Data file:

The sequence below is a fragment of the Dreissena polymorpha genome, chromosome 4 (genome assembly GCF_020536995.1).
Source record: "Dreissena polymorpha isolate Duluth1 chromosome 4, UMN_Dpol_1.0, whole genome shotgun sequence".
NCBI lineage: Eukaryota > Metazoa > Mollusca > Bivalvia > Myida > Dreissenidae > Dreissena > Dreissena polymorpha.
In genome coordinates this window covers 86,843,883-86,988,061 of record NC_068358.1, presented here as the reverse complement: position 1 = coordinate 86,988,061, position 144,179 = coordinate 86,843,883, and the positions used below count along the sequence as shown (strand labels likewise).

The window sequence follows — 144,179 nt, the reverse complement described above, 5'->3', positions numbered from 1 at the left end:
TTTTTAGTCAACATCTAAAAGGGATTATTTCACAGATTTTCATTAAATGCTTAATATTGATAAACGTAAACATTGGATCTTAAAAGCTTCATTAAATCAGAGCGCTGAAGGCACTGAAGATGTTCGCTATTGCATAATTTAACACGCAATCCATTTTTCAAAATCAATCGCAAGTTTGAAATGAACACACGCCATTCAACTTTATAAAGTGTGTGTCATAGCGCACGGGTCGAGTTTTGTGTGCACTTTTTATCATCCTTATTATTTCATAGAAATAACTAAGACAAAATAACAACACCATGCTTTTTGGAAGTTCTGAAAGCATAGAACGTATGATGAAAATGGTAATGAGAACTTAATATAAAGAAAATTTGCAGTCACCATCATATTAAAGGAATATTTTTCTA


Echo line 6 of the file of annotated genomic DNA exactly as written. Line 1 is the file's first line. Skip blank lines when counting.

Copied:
TTTTTAGTCAACATCTAAAAGGGATTATTTCACAGATTTTCATTAAATGCTTAATATTGATAAACGTAAACATTGGATCTTAAAAGCTTCATTAAATCAGAGCGCTGAAGGCACTGAAGATGTTCGCTATTGCATAATTTAACACGCAATCCATTTTTCAAAATCAATCGCAAGTTTGAAATGAACACACGCCATTCAACTTTATAAAGTGTGTGTCATAGCGCACGGGTCGAGTTTTGTGTGCACTTTTTATCATCCTTATTATTTCATAGAAATAACTAAGACAAAATAACAACACCATGCTTTTTGGAAGTTCTGAAAGCATAGAACGTATGATGAAAATGGTAATGAGAACTTAATATAAAGAAAATTTGCAGTCACCATCATATTAAAGGAATATTTTTCTA